How I Started A $6K/Month AI Newsletter [With Organic Marketing]

Published: August 20th, 2023
Rishit Patel
World of AI by ai...
from Waterloo, ON, Canada
started May 2023
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Hello! Who are you and what business did you start?

Hello there! I'm Rishit Patel, the person behind the World of AI newsletter. This isn't just any newsletter - it's the official channel for, a globally recognized directory for AI tools.

In my newsletter, I share interesting AI tools, the latest AI news, comparisons of different tools, trending AI topics, and easy-to-follow tutorials.

The best part? It's completely free and delivered to your inbox every week.

Currently, the combined monthly income for the newsletter and is around 6000 USD.


What's your backstory and how did you come up with the idea?

I started dabbling in website creation when I was just 13, beginning with WordPress. My skills took flight when I joined the "Computer Programmer Analyst" program at Canadore College.

The first year was pretty basic and easy, but it piqued my interest. So, I decided to challenge myself and began building more advanced websites, diving headfirst into the world of React. I've been hooked ever since!

By the time I was 16, I was already running a broadband company, so the business world wasn't new to me. I've always had this entrepreneurial fire burning inside me. I'm not one to sit back - I like to lead and play a significant role in a company.

After wrapping up my program at Canadore in 2021, I started building websites on the side while working a full-time job. Unfortunately, none of these sites hit the mark until came along. By May 2023, I decided to leave my job and put all my energy into, World of AI, and other exciting ventures.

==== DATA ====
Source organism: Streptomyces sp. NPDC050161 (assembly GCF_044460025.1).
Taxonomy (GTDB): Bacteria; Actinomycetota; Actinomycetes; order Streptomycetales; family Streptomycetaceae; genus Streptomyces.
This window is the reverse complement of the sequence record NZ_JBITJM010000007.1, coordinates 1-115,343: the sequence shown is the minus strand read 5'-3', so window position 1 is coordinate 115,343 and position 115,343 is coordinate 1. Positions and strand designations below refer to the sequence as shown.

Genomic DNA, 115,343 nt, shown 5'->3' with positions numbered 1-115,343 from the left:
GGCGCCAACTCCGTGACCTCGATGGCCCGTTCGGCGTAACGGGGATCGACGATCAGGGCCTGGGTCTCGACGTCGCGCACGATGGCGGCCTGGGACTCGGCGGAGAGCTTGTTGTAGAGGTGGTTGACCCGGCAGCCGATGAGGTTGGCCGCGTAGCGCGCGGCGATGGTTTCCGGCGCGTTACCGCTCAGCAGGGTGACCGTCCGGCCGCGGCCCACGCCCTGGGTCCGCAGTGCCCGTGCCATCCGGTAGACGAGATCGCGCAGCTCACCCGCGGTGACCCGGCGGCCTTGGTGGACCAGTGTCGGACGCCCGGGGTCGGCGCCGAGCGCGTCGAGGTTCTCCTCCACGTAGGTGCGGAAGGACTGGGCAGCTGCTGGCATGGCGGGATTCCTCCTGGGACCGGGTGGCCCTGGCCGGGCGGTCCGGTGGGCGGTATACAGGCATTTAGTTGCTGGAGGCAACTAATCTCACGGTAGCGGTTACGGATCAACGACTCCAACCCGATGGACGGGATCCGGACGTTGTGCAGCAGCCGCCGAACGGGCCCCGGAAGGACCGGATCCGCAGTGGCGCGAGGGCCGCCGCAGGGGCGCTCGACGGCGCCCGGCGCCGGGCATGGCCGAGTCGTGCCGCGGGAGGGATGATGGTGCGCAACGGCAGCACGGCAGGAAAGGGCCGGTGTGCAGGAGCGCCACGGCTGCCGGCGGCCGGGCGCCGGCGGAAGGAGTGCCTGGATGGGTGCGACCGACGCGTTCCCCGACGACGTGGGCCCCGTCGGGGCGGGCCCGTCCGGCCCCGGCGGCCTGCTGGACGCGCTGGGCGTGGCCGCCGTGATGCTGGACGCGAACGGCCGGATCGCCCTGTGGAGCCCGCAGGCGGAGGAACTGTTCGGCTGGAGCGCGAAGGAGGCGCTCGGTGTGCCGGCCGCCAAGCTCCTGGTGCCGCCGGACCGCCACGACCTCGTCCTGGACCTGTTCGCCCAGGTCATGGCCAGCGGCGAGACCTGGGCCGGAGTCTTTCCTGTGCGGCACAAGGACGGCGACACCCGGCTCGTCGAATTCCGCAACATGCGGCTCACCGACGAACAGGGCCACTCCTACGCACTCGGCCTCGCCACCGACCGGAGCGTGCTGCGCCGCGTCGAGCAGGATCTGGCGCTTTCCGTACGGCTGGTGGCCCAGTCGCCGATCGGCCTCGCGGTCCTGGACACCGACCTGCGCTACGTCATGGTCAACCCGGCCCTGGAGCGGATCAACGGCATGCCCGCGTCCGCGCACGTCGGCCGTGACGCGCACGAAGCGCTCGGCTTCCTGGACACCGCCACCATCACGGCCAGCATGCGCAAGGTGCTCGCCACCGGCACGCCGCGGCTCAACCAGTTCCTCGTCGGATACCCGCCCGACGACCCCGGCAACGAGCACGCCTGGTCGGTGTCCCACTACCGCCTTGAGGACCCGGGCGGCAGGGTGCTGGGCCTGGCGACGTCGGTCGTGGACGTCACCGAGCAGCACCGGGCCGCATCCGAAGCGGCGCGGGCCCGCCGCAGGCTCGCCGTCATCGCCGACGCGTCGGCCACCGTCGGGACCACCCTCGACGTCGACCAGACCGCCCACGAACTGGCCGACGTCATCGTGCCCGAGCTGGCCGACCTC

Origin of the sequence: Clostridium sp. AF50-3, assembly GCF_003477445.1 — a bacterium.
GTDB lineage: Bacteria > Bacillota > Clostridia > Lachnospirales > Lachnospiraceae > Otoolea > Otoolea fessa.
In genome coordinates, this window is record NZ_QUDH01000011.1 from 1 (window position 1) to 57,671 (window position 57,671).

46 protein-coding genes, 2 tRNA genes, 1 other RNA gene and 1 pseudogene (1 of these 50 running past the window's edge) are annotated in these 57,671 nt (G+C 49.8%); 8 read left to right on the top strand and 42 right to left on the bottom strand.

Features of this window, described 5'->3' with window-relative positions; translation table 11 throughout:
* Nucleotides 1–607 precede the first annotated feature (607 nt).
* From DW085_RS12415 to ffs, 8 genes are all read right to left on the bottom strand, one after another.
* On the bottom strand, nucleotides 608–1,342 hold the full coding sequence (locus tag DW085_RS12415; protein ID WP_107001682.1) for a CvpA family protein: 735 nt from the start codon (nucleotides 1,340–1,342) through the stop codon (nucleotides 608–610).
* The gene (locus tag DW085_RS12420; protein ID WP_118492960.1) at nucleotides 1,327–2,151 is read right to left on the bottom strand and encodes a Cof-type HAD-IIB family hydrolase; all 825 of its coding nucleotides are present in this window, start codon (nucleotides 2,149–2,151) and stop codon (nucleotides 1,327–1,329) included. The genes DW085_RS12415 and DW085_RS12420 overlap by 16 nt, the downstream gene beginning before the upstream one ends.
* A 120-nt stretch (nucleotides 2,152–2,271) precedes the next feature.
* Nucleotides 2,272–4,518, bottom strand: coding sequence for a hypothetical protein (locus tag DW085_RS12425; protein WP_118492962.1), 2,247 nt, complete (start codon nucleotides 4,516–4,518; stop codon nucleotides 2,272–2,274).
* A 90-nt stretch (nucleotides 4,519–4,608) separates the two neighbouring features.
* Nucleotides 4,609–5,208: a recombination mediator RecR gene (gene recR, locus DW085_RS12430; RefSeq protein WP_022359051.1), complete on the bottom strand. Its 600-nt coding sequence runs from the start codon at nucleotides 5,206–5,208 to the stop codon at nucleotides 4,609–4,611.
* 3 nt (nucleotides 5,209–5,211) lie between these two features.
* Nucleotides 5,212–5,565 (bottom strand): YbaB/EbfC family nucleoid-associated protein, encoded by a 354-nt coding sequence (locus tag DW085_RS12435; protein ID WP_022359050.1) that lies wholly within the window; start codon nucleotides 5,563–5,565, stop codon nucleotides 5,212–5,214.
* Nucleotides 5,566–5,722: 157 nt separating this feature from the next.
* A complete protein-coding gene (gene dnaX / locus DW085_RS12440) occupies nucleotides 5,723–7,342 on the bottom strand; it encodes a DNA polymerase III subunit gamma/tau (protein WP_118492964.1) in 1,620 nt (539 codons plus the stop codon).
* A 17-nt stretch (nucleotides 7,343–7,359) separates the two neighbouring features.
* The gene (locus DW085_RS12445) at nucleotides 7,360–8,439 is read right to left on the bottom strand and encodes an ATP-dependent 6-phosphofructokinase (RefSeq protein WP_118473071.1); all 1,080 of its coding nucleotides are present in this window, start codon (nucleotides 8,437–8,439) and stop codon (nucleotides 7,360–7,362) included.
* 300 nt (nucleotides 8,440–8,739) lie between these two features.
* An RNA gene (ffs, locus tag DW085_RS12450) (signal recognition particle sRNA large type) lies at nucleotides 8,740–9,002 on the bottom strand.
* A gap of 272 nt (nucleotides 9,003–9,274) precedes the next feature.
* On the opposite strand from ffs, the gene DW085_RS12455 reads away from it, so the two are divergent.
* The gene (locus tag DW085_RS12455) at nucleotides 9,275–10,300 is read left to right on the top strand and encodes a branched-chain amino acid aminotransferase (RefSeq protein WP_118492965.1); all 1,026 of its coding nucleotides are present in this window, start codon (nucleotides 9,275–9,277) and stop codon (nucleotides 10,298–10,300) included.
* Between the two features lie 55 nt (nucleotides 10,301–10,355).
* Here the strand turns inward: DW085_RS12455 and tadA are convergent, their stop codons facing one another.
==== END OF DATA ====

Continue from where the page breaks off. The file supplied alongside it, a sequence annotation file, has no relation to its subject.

I made Web3 apps back when Web3 was all the rage. I've built AI Avatar apps, a Stable Diffusion database, and much more. Even though they didn't take off, I learned a ton from those experiences. When I started, everything fell into place!

The biggest lesson from my earlier attempts? Just get the site out there! It doesn't have to be perfect. I've made a bunch of websites that I never launched, and that was a big mistake.

The idea for World of AI was sparked by a comment on Reddit. I had posted about, and a user pointed out, "You can't rely on users to bookmark your site and keep coming back, you have to make them come back." And what better way to keep users engaged than a newsletter?

Take us through the process of building the first version of your product.

As I've said before, I've learned that you can't sit around waiting for the stars to align or for your product to be flawless. Sometimes, all you need is a basic landing page and a Stripe payment link to get the ball rolling!

That's the exact approach I took with I hit the 'launch' button on Product Hunt the very day the website went live - January 21st. It was my maiden voyage on Product Hunt, and boy, was it a ride! We clinched the "Product of the Day" title with over 600 upvotes, which sent a wave of traffic our way.